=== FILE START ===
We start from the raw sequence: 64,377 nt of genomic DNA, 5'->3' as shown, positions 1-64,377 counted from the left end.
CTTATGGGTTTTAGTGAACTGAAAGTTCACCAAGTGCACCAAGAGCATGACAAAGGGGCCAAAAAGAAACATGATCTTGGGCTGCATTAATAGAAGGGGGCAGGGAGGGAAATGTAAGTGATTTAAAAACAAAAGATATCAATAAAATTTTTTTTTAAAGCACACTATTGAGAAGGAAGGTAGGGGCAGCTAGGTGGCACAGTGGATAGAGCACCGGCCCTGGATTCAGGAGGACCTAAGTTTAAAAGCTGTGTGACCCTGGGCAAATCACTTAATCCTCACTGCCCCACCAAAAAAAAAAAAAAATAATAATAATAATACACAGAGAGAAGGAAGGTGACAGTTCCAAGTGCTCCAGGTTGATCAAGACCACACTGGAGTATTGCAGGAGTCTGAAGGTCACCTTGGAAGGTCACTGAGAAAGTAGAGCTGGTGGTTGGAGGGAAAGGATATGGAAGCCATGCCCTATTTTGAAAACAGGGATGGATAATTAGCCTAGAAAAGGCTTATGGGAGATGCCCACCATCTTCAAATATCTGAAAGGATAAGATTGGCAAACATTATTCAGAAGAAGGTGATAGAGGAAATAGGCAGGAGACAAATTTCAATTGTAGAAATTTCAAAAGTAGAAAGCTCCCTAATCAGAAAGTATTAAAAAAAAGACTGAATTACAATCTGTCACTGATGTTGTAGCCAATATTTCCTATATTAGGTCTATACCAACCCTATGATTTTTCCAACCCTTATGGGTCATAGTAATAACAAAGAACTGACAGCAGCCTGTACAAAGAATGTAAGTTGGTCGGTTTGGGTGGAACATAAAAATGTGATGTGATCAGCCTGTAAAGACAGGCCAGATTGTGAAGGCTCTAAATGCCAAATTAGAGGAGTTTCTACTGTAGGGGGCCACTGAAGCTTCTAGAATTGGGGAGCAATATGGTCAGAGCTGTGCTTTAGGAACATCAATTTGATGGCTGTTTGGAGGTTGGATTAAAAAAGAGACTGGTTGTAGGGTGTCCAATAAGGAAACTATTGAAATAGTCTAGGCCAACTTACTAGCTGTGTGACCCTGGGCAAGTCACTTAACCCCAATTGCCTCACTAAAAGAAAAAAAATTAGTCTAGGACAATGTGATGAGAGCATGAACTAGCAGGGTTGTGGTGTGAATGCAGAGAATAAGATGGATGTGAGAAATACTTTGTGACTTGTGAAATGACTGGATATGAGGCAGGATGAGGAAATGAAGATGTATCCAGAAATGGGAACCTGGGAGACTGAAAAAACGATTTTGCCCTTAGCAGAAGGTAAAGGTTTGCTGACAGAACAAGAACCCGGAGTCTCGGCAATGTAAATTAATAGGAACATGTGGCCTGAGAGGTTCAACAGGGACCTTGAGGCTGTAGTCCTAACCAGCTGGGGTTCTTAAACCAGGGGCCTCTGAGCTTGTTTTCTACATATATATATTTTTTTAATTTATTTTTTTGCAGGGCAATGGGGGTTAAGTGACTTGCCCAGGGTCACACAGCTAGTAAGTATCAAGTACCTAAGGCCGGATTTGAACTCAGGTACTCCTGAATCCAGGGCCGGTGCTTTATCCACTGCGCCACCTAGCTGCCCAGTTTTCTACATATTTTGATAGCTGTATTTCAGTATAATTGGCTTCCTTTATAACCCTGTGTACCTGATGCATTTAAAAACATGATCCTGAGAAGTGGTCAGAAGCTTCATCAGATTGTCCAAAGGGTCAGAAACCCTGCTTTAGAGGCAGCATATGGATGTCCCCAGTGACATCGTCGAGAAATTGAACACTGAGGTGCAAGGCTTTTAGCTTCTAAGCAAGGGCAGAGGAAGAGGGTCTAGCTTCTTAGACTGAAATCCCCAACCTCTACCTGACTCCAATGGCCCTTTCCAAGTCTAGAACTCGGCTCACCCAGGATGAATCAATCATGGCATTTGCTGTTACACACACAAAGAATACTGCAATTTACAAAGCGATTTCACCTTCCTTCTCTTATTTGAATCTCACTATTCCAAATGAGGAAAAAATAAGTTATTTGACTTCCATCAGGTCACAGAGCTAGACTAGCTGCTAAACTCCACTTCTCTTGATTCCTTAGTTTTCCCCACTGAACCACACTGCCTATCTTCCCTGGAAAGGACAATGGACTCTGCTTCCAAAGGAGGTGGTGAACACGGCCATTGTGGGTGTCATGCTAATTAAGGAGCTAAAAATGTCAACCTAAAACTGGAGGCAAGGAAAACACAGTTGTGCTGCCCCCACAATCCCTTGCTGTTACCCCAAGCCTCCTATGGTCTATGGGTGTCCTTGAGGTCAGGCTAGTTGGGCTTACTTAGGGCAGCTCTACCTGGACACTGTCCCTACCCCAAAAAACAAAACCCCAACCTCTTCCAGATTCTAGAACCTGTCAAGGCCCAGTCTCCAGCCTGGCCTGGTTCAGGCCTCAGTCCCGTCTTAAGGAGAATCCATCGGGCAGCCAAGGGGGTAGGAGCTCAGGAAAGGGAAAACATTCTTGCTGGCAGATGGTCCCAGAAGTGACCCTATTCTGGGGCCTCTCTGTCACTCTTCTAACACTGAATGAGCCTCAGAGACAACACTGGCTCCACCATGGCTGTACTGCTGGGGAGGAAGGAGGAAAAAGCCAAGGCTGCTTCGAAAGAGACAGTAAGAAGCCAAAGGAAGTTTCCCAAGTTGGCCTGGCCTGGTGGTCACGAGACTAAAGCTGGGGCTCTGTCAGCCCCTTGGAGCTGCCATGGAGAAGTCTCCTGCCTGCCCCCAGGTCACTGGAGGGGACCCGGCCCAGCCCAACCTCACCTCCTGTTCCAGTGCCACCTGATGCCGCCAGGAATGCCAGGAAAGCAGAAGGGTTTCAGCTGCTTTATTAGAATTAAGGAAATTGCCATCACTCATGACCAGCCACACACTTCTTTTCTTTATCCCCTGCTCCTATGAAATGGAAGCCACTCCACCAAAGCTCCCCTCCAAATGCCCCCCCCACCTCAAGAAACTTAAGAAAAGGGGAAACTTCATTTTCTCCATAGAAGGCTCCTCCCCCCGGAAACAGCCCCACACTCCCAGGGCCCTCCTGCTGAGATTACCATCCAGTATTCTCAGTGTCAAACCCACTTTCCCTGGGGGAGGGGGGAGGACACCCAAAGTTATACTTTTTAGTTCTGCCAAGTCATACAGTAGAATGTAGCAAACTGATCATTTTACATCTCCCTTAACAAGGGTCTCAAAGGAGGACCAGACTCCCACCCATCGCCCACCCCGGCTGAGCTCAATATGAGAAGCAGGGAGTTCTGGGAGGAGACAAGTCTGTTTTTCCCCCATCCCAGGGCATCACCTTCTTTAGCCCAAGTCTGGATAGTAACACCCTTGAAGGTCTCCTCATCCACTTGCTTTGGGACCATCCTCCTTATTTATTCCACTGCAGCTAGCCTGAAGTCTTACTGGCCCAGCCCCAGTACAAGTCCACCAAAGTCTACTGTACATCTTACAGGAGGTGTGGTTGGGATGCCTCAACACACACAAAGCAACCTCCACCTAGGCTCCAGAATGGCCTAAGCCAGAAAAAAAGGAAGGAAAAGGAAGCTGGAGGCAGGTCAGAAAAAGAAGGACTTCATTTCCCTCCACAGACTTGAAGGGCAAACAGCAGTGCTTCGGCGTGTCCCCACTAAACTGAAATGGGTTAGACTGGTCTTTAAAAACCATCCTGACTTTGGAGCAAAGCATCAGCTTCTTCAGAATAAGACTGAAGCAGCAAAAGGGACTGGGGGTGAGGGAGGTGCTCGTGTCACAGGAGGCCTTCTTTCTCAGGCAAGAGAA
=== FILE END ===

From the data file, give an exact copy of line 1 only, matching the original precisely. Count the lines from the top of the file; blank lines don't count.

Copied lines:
We start from the raw sequence: 64,377 nt of genomic DNA, 5'->3' as shown, positions 1-64,377 counted from the left end.